|Our meal plan (spelling errors and all) for last week|
Last week I introduced a series of posts on Food Budgeting. I started with the basics, "Get Your Money Right", or keeping track of how much you're actually spending on groceries and dining out. Believe it or not, I love talking about money and I enjoy making budgets and grocery lists. E and I consider grocery shopping to be a date (I know it's a chore to most people). On weekdays I spend two hours each day in the car and my favorite programs on satellite radio are the financial advice talk shows. We're not perfect, but we've learned to keep more of our money in the bank by planning our meals.
So what exactly is a menu plan? For us, it's a realistic list of meals we'll consume during the work week (Monday-Friday), including breakfasts, lunch, dinner, and snacks. We pack our lunches 90% of the time because it saves money, encourages us to eat healthier, and we don't waste our lunch hour running around town (searching for parking) and settling for salty, greasy fast food. I take it an extra step and pack breakfast. These days I eat one Chobani Greek Yogurt at my desk each morning and I enjoy my coffee (brewed at home and poured into a travel mug) on my commute. I also like keeping instant oatmeal at my desk for a quick snack or last-minute meal option.
Where do I get my meal ideas? I read food blogs every single day and I save my favorite recipes in my Google Reader. I also have a decent collection of cookbooks and I subscribe to several food magazines. Between reading recipes and having some old family favorites I know that we'll always have something decent to eat.
Some families plan out what will be eaten each night. I prefer to make a list of what I can cook that week and I take into consideration yield for leftovers (since we pack leftover dinner for lunch the following day) and the amount of time it takes to cook the recipe. Anything that takes more than 45 minutes to prepare may put me over the edge after I've worked a full day, fought traffic, and walked the dogs. I save the elaborate menus for weekends. My favorite tip is to freeze foods that reheat well. Today I'm simmering a huge pot of spaghetti sauce that will feed the two of us for at least five more meals. I'll be putting into the freezer and enjoying it on weeknights over the next two months.
|I emptied out the produce drawer and took all the ground meat in the fridge to make a huge pot of spaghetti sauce.|
1. Have a well-stocked pantry and plan your grocery shopping so you're not running out at the last minute for ingredients. Running out of food is an easy excuse to just call for take out. Also, incorporate what you have on hand into menu planning, if possible. Using your own supply of food always saves money.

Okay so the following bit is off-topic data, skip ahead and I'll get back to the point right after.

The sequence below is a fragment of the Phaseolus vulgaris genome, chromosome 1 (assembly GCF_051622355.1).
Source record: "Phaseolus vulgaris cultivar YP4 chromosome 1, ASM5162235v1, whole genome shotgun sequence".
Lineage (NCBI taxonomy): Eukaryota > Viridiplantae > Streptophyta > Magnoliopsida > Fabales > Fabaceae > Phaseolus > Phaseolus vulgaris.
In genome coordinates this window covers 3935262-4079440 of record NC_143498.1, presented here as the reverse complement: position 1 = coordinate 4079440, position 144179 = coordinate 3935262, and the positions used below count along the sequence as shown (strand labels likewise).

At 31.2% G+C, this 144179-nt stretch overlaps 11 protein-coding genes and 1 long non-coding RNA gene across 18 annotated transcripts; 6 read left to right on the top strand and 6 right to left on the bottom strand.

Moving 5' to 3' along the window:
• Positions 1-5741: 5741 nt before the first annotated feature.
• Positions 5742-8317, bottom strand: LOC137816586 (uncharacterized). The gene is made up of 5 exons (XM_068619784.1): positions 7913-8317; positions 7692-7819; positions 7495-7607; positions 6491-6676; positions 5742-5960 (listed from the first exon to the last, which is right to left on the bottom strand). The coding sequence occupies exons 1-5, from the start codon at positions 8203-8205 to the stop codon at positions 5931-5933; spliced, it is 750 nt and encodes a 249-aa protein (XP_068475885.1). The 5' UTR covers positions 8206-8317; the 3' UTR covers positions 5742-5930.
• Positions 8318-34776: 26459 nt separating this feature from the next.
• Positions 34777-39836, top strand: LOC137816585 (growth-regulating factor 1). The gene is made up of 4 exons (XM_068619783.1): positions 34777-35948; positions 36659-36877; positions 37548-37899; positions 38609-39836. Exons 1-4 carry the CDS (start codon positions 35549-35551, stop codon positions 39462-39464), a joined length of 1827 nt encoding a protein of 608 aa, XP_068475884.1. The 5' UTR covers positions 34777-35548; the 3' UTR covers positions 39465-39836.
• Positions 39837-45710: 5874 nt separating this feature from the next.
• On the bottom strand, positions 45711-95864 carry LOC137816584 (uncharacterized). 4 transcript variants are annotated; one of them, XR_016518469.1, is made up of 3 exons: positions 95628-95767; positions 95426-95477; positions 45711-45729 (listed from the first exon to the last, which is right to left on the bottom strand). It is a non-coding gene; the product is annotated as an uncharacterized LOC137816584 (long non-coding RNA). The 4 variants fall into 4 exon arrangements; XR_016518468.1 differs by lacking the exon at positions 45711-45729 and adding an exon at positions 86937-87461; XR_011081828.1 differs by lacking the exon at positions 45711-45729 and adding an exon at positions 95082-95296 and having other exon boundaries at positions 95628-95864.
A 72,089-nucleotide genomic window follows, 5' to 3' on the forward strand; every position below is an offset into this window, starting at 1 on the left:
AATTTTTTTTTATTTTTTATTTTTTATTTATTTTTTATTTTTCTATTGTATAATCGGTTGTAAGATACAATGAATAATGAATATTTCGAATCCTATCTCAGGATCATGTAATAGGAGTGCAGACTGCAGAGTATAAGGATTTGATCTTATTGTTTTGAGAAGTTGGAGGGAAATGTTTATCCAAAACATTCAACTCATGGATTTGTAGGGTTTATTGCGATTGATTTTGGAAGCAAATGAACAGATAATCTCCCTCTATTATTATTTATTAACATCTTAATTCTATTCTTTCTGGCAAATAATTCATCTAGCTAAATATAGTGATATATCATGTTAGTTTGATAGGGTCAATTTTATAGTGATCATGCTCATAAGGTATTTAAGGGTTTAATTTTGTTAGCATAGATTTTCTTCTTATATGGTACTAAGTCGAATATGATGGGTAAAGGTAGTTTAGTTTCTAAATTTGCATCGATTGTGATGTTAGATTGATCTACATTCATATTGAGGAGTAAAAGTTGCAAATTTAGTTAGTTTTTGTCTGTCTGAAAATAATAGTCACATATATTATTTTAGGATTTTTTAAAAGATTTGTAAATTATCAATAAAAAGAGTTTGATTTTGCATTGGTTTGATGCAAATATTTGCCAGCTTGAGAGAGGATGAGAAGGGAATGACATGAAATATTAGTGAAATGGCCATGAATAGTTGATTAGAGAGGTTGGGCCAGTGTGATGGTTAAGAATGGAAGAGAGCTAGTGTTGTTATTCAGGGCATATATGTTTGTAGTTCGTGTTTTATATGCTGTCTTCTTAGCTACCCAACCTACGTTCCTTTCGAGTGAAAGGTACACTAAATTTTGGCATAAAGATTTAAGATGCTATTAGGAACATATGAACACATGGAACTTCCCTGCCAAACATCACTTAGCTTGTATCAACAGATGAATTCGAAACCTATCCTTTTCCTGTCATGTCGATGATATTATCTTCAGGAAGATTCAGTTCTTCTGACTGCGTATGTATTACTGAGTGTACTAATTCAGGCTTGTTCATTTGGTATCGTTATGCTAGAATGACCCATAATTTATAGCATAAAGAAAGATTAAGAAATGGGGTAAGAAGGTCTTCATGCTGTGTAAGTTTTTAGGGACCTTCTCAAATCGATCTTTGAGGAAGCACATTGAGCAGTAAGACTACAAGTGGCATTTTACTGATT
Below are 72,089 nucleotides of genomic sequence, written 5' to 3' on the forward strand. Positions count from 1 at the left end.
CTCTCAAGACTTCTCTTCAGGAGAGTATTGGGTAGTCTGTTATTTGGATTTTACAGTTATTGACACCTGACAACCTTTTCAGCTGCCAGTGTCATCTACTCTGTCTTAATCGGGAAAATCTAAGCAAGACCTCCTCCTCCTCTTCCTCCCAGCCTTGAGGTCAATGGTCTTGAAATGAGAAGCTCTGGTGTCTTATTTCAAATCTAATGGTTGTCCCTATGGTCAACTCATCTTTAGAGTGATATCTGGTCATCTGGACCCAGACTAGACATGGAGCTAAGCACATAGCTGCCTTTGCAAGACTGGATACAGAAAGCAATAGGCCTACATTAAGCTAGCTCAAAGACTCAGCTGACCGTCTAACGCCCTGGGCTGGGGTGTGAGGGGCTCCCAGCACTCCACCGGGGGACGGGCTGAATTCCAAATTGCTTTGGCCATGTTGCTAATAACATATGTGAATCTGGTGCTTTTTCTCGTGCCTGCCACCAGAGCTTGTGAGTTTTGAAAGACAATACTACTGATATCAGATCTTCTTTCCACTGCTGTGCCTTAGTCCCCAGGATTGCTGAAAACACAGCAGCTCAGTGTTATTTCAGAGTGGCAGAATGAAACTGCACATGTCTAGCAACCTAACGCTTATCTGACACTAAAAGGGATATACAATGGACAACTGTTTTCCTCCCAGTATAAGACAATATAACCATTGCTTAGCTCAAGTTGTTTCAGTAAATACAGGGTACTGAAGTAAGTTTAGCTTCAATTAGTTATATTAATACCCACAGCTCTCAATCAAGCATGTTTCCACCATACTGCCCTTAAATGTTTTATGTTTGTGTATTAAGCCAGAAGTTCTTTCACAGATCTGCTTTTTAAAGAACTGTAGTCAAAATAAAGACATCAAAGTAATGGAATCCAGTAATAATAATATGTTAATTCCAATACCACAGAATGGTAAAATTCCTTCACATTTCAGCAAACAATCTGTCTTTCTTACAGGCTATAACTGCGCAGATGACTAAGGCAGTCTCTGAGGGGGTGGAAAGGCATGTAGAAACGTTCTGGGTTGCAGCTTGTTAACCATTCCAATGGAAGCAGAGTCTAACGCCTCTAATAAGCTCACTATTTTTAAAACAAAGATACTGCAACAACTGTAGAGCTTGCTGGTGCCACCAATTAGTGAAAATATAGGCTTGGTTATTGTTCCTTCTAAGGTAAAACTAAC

2. Know your limitations. I'm not baking bread from scratch or stuffing a pork loin on a weeknight. I'm also not going to leave my husband a massive pile of dishes to hand wash after he worked all day. Keep weeknight menus simple.
3. Consider leftovers. I love these Rubbermaid containers so much that we purposely cook bigger meals and immediately place them into storage for lunch the next day. I don't like traditional lunch foods like cold cuts and my husband stopped eating processed meat once he married me, so we need good hot meals for lunch.
4. Don't forget breakfast! If you work outside of the home (especially if you have a commute) it's easy to fall prey to either skipping breakfast or eating a fast food breakfast. I will admit that I used to stop at Wawa on a regular basis, but I'm officially reformed! In an effort to fatten up my wallet and slim down my waistline I eat the exact same meal for breakfast five days a week. For me it's Greek yogurt and coffee. Find what you like and figure out a way to carry it with you.
5. Get organized. E and I have stylish, oversize lunch bags that look more like luggage than lunchboxes. We routinely clean out our refrigerator and pantry and we store leftovers in an orderly system (with dates on items in the freezer). We just got tired of throwing out perfectly good food because we forgot we had it or because it had spoiled. Organization also includes keeping a grocery list and sticking to it, but that's a future post.
In the spirit of keeping it real, I'm also going to share a little secret. We always build in one night a week of cheating. This means that we may order pizza (on special for $7.99) if we've had a long commute due to a snowstorm or if one of us worked late and gets home at 8:00 p.m. Or, we may enjoy a home-cooked meal prepared by my (retired) mom who lives two miles away. And every now and then we'll just go out to a restaurant (preferably for a deal or with a coupon or gift card) for no reason at all. We all deserve a little flexibility. Budgeting is like a diet. You don't have to be perfect all the time, but you need to do the right thing most of the time to see results.